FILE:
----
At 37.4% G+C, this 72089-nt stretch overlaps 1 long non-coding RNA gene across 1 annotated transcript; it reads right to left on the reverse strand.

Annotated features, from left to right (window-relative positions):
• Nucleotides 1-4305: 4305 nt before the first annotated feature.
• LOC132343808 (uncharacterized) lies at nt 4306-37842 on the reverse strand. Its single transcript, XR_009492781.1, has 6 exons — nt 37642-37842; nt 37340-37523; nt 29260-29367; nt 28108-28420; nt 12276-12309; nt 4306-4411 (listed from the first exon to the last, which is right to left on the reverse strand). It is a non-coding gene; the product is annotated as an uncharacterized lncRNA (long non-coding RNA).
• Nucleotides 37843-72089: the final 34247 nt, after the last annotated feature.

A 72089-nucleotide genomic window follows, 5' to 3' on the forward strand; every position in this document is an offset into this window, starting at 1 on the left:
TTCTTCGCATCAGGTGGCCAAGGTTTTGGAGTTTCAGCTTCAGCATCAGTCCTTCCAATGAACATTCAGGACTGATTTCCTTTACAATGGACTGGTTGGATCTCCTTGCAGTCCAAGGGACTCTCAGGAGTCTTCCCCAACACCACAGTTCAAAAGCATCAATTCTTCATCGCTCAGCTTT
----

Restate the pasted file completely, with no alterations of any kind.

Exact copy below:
At 37.4% G+C, this 72089-nt stretch overlaps 1 long non-coding RNA gene across 1 annotated transcript; it reads right to left on the reverse strand.

Annotated features, from left to right (window-relative positions):
• Nucleotides 1-4305: 4305 nt before the first annotated feature.
• LOC132343808 (uncharacterized) lies at nt 4306-37842 on the reverse strand. Its single transcript, XR_009492781.1, has 6 exons — nt 37642-37842; nt 37340-37523; nt 29260-29367; nt 28108-28420; nt 12276-12309; nt 4306-4411 (listed from the first exon to the last, which is right to left on the reverse strand). It is a non-coding gene; the product is annotated as an uncharacterized lncRNA (long non-coding RNA).
• Nucleotides 37843-72089: the final 34247 nt, after the last annotated feature.

A 72089-nucleotide genomic window follows, 5' to 3' on the forward strand; every position in this document is an offset into this window, starting at 1 on the left:
TTCTTCGCATCAGGTGGCCAAGGTTTTGGAGTTTCAGCTTCAGCATCAGTCCTTCCAATGAACATTCAGGACTGATTTCCTTTACAATGGACTGGTTGGATCTCCTTGCAGTCCAAGGGACTCTCAGGAGTCTTCCCCAACACCACAGTTCAAAAGCATCAATTCTTCATCGCTCAGCTTT